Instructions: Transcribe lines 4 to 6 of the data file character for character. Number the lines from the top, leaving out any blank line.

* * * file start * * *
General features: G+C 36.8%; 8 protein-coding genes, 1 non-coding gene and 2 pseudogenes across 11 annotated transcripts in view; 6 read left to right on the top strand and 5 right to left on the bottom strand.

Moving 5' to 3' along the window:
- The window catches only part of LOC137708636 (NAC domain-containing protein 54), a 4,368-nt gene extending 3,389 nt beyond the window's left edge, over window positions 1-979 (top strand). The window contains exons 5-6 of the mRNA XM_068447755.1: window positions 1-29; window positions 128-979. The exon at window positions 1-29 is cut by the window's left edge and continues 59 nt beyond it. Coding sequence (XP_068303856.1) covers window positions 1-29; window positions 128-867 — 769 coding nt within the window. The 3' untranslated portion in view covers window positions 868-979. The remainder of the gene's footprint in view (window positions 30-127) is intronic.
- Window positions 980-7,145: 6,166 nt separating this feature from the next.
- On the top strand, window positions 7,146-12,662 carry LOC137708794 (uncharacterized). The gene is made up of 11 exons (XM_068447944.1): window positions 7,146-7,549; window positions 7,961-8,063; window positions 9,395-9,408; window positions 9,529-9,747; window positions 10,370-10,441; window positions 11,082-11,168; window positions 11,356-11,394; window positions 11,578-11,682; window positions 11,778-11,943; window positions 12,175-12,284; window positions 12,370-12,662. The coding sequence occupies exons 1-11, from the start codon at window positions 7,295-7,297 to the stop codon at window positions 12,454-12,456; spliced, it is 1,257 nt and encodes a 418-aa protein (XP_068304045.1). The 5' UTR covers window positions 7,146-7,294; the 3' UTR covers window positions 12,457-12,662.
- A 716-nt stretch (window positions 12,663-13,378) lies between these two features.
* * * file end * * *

- Window positions 980-7,145: 6,166 nt separating this feature from the next.
- On the top strand, window positions 7,146-12,662 carry LOC137708794 (uncharacterized). The gene is made up of 11 exons (XM_068447944.1): window positions 7,146-7,549; window positions 7,961-8,063; window positions 9,395-9,408; window positions 9,529-9,747; window positions 10,370-10,441; window positions 11,082-11,168; window positions 11,356-11,394; window positions 11,578-11,682; window positions 11,778-11,943; window positions 12,175-12,284; window positions 12,370-12,662. The coding sequence occupies exons 1-11, from the start codon at window positions 7,295-7,297 to the stop codon at window positions 12,454-12,456; spliced, it is 1,257 nt and encodes a 418-aa protein (XP_068304045.1). The 5' UTR covers window positions 7,146-7,294; the 3' UTR covers window positions 12,457-12,662.
- A 716-nt stretch (window positions 12,663-13,378) lies between these two features.